To ensure maximum efficiency to its campaign, the Kingdom has resorted to using cluster bombs. Interestingly this particularly vicious weapon of war was solely used in Sa‘ada and neighboring regions, at the heart of Yemen’s Zaydi community. But of course the world media have kept silent on such tragedies.
According to Cluster Munition Coalition, a rights group campaigning against the use of cluster bombs, such weapons have been proven fatal to civilian populations. Actually 98% of all cluster-bomb victims are civilians, of which 27% are children. Could it be that Saudi Arabia is merely conducting a covert ethnic cleansing south of its borders?
And while “genocide” might not be the right word to define the type of campaign the Kingdom is running, an investigation should be launched to establish whether or not war crimes have indeed been committed. On that, many Yemenis are rather clear on the answer! Money, powerful friends, and oil do not absolve one nation from abiding by the standards and rules of international law.
One rights group has already sounded the alarm this April. Speaking to the press on a report about Yemen, Human Rights Watch arms director, Steve Goose, stressed, “These weapons should never be used under any circumstances. Saudi Arabia and other coalition members — and the supplier, the US — are flouting the global standard that rejects cluster munitions because of their long-term threat to civilians.” He added, “Saudi-led cluster munition airstrikes have been hitting areas near villages, putting local people in danger.”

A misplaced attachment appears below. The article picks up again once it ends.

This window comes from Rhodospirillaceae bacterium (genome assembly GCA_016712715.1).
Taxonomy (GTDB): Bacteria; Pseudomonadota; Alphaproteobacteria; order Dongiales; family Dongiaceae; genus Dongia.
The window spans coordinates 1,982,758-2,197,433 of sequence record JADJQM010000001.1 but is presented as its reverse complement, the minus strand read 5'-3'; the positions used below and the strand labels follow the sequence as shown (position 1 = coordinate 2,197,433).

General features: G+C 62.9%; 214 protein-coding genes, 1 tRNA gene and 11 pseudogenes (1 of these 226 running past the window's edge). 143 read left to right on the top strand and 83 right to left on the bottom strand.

Cluster munitions have been banned by the international treaty called the Convention on Cluster Munitions, signed in 2008 in Dublin by over 100 governments. Saudi Arabia, the US, and the recently deposed US- and Saudi-backed Yemen government were among the small number of ultra-militarist governments that refused to sign this agreement between 118 countries seeking to ban cluster bombs.
As the Houthis and their supporters have moved forcefully against the Saudi coalition, advancing further into southern Yemen where al-Qaeda militants have disguised themselves as pro-Hadi forces, to covertly seize control over yet more territories, there have been signs the Saudis and the Gulf monarchies are further escalating their savage military actions against Yemen. Aid convoys have been bombed, food warehouses have been burned to cinders, while food and medicine have been prevented from entering the country. Over 26 million Yemenis are being held hostage by Saudi Arabia while the international community idly looks on.
There is only one real question people need to ask themselves. How many more Yemenis will need to die for the concept of justice to regain substance? Yemeni lives matter!